A New Home

June 19, 1897

Summary

The new headquarters for the Planet at 311 North Fourth Street, is portrayed through colorful language and description.

Transcription

We present the readers with a “cut” of the present Planet Building, 311 North Fourth Street, between Broad and Marshall Sts.
The structure was originally a white boarding house, but it has been so completely remodeled that no one would recognize in the palatial looking building the house of other days.
The porch was taken down and a hood placed over the door, under which is the handsome brass lamp, on which is painted “The Planet.”
The steps of the porch curve outward to the street. The flooring is two inches thick and the banisters are extra-large, adding to the symmetrical appearance of the same.
The side-walk is granolithic. Iron letters, “The Planet,” were cast and inlaid before the pavement had hardened. A stepping stone was placed near the curb and a ring to which a horse can be tied was also sunk in the pavement. The guide stone on the right was presented by Mr. J.S. Gardner, stone-mason, yards, 21 and 23 west Leigh St.
The two tree boxes are painted white with appropriate trimming.
The front of the brick building is painted white, with light brown trimmings. On the cornice rests the large sign, which is over eight feet in the centre. It is thirty feet long. On it may be seen the black arm with the electric flashes. Midway of the building rests the other sign on which are the words, “Fine, Artistic Printing.” The arm rests on a background of sky blue. The lettering is imitation of gold with a black background.
The alley at the side makes it convenient to deliver stock at the rear.
On the floor of the main entrance is a “six-foot hall,” hallway oiled and cleaned. Here is the oak-furnished water-cooler for the visitor and the employees as well. To the left is the entrance to the business office. The furniture is of quarter oak, light finished, and describes a curve. The several wickets have the special wickets have the special business to be [illegible] carved over them. The rounded curve where the general business is carried on has been complimented. The brass and wire-work is also attractive.
Here is located the business department. Mr. Thomas W. Mitchell is the Business Manager and Mr. Thomas M. Crump is the Assistant. From here is sent out notification of the expiration of subscriptions, as well as circulars soliciting new ones. The telephone, Number 328 is in this room. The building is equipped with house telephones on each floor and conversations can be carries on at any time.
In the rear of this room is the editorial department, also the office of George W. Lewis, Esq., whose law department is liberally patronized. With this lone exception, the entire building is occupied by the “Planet.”
On the first floor is the press room. The middle wall was knocked out and the two rooms thereby converted into one. Here may be seen the Campbell Two Revolution Press, which will print a 5, 6 or 7 column paper, both sides at one time or an 8, 9 or 10 column paper one side at a time. It prints 1500 papers per hour. Here also may be seen two job presses. The Brown Newspaper folder is always a source of interest. It folds and packs “Planets” faster than a man can feed them to it. It will fold, paste and trim an 8-page paper. The form elevator stops in this room. To the right is this engine room. Here may be seen the Tanner and Delaney engine, 6 horse power, purchased from Chamblin and Scott and made by the Richmond and Locomotive Works. It runs like a charm. The boiler which furnishes steam to it is in the cellar of the brick house in the yard. It is 8 horse-power and was purchased from the Sydnor Pump and Well Company of this city. It furnishes enough steam to heat the building in a =addition to running the engine. The stockroom adjoins, a brick wall between, in which can be seen a car load of newspaper.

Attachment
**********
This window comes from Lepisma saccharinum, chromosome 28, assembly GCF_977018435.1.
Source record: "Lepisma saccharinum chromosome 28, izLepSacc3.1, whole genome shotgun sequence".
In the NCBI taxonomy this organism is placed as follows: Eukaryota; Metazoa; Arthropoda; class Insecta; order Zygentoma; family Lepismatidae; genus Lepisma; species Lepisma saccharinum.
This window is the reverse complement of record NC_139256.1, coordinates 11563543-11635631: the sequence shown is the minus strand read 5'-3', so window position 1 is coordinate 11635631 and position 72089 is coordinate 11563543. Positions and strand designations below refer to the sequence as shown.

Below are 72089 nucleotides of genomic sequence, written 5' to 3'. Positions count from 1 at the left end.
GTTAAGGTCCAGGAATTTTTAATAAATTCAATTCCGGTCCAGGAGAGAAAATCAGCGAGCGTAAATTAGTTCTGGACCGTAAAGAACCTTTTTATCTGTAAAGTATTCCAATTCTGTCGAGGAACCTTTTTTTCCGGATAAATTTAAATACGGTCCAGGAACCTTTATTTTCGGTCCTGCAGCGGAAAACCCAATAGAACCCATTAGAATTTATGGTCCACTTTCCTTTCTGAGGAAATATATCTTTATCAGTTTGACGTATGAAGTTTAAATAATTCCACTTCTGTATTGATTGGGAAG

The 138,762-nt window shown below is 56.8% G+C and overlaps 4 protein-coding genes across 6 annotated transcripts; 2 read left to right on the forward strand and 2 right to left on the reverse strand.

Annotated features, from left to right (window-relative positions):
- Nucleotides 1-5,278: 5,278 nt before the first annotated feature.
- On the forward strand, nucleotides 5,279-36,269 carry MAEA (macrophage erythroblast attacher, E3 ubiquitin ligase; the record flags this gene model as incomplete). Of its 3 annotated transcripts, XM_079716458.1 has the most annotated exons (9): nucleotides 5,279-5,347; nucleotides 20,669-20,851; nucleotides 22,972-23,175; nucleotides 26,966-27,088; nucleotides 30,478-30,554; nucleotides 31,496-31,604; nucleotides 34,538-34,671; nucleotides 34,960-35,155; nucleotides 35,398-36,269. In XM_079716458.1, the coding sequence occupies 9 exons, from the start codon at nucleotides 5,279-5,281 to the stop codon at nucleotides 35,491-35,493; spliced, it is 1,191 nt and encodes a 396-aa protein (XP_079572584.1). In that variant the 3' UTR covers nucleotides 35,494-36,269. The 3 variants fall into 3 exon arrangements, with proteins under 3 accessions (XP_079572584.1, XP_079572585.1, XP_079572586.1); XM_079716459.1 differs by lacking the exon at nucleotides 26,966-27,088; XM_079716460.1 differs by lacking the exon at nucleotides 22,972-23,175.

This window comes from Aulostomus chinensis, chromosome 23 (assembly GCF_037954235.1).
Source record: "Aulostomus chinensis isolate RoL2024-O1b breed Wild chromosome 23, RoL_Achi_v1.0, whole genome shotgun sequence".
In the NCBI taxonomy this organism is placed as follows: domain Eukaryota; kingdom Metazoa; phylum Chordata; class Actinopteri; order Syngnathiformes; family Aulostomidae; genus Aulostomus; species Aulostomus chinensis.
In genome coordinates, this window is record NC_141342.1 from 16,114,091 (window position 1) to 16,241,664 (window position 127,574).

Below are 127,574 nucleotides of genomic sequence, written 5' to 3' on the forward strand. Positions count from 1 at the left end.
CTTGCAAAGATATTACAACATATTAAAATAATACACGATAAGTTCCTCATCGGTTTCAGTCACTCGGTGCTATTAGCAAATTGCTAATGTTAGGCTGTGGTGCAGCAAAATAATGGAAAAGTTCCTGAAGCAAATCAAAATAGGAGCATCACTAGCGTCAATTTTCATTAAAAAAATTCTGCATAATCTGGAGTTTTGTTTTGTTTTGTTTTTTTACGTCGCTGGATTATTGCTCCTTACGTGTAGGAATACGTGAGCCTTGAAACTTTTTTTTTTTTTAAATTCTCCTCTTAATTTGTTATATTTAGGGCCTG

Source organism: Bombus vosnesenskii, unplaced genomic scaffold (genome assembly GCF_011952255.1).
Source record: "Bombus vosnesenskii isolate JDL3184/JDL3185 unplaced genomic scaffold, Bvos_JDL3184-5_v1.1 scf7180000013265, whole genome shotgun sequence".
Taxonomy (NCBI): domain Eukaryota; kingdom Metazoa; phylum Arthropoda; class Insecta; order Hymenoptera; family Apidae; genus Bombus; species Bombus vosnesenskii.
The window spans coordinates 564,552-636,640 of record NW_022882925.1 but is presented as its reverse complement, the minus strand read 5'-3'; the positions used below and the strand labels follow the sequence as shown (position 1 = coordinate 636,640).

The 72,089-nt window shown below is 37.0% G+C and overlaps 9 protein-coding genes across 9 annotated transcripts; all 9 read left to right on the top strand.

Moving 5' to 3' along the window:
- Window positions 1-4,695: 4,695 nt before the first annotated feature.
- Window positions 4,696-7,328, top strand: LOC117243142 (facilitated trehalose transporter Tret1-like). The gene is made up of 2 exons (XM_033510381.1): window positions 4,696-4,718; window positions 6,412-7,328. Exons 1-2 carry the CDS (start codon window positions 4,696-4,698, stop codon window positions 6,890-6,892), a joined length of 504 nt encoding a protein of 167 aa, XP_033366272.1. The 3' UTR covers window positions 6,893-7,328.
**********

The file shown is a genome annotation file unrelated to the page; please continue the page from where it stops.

Mr. Samuel Huston is the engineer.
Mr. Charles A. Hall has charge of the press room, with Messrs. George E. Taylor and Joshua R. Griffin as assistants.
On the third door is the composing or type-setting department, in charge of Mr. Junius A. Smith. The Job and newspaper departments are in separate room.
Those employed here are; Messrs. J. Alanza Dixon, Warrick A. Kyles, John R. Cogbill, Robert A. Jackson, Clarence M. Bowler, Thomas A. Baker.
On the right is the private office of the editor. Upstairs is the stereotypical department and room for the finer grades of stock.
About this article

Location on Page

Upper Left Quadrant

Contributed By

Brian Schrott

Files

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Citation

“A New Home,” Black Virginia: The Richmond Planet, 1894-1909, accessed June 22, 2018, http://blackvirginia.richmond.edu/items/show/1172.